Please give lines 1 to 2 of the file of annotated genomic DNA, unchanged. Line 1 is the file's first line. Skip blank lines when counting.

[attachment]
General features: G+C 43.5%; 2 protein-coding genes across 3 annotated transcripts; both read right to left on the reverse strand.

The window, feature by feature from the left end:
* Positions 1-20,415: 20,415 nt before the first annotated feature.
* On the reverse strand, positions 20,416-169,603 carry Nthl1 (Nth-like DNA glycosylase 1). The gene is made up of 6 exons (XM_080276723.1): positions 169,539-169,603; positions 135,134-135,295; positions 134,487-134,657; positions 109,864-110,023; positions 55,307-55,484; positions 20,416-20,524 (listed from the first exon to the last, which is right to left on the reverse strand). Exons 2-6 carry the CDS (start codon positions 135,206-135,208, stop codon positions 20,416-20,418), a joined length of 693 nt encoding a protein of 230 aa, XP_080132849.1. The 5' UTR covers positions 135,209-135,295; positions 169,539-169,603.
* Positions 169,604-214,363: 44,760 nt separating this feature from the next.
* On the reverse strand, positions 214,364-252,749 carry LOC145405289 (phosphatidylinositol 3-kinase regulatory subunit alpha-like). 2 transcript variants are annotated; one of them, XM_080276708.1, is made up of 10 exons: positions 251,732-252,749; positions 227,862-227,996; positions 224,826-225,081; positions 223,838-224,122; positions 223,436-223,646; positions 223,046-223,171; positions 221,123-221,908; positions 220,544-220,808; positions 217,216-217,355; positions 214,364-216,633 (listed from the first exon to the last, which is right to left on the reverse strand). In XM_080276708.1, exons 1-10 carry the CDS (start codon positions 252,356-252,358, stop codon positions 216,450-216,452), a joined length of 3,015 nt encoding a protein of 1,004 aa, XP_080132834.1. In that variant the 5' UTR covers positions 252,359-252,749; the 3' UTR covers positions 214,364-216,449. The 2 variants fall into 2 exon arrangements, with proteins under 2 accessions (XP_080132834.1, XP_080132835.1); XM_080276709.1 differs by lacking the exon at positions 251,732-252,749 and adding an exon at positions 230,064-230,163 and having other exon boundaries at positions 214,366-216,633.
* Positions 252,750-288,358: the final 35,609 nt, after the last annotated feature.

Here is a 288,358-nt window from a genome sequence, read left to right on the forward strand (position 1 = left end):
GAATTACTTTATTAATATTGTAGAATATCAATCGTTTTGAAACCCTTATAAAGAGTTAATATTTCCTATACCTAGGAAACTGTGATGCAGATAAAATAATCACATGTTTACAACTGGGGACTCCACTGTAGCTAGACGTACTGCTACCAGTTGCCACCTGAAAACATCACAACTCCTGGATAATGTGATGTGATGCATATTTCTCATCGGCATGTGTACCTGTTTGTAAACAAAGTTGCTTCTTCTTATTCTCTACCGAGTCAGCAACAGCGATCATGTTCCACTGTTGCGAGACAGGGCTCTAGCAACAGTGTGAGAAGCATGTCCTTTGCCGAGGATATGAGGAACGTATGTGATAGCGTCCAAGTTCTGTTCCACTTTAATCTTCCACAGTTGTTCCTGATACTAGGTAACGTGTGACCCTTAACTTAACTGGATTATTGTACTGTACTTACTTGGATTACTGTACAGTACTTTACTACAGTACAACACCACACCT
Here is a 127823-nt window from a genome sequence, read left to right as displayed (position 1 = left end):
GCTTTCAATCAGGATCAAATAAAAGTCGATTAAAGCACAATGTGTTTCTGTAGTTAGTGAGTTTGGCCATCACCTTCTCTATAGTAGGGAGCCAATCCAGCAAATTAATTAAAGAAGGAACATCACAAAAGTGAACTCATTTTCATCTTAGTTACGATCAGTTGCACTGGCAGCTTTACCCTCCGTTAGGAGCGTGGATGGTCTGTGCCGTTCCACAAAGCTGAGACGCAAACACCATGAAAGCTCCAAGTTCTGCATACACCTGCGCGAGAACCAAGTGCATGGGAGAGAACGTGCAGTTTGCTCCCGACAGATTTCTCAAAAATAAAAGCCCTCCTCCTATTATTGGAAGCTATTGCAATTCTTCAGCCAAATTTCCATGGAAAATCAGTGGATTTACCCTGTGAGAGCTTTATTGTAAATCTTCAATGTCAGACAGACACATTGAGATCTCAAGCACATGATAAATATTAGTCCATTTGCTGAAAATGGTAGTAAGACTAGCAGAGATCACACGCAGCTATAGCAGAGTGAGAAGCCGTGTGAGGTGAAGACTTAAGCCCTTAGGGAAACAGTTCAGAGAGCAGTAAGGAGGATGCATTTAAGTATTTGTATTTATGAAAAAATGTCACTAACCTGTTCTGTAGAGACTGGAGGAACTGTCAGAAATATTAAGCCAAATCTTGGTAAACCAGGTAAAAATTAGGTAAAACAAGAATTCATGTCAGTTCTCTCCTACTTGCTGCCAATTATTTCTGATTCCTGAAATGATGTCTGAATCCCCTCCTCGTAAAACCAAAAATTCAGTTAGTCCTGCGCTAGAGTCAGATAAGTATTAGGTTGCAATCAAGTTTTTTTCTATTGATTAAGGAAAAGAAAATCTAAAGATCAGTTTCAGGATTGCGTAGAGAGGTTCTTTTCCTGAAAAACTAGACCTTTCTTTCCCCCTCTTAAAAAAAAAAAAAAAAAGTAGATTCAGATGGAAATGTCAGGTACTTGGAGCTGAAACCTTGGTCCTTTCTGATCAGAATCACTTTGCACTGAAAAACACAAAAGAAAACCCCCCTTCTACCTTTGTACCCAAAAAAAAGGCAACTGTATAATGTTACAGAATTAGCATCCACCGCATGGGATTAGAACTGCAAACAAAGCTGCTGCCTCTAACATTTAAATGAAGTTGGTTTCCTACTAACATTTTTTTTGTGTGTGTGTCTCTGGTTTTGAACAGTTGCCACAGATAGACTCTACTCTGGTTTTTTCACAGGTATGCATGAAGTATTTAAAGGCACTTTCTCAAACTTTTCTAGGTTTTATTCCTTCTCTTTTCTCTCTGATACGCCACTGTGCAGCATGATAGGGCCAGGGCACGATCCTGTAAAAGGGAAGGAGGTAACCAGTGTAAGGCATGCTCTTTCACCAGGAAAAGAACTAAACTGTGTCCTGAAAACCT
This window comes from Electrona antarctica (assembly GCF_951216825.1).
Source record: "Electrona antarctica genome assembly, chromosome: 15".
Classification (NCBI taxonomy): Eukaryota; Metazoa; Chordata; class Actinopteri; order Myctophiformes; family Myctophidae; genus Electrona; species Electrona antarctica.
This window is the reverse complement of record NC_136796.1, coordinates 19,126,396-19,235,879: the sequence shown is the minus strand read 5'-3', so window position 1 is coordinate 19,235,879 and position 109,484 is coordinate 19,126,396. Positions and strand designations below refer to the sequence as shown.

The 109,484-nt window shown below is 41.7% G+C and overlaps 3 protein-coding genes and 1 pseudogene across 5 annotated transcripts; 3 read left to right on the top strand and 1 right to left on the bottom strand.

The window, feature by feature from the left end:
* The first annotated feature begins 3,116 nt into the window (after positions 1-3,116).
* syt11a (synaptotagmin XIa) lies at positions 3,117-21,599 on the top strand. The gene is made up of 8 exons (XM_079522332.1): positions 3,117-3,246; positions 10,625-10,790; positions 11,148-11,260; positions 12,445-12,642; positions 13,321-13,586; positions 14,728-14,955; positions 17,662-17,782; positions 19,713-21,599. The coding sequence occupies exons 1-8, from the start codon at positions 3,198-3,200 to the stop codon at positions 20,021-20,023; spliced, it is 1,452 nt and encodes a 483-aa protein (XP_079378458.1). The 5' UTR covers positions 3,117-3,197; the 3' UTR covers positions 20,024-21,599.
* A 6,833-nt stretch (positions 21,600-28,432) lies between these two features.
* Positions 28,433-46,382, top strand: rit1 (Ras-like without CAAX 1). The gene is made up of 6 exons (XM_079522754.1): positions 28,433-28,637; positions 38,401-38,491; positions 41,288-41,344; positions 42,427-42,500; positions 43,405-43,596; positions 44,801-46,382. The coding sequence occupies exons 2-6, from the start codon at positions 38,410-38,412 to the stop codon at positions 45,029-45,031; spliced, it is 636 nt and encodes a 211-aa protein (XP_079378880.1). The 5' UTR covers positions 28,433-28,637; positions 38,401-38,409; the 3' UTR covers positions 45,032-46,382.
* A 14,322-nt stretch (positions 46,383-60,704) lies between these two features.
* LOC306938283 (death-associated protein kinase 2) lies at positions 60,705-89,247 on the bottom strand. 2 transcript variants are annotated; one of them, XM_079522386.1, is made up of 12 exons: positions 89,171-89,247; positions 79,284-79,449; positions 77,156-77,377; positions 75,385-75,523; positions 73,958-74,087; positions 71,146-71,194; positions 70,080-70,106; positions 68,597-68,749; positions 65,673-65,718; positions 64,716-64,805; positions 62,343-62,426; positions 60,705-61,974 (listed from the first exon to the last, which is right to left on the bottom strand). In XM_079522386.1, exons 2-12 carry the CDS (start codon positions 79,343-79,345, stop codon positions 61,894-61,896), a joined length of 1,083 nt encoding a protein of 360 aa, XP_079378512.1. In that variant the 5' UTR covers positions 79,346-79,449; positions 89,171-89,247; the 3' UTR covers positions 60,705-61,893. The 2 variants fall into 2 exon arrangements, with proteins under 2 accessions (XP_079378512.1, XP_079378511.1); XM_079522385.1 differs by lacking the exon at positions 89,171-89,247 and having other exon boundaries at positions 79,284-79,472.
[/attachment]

General features: G+C 43.5%; 2 protein-coding genes across 3 annotated transcripts; both read right to left on the reverse strand.

The window, feature by feature from the left end: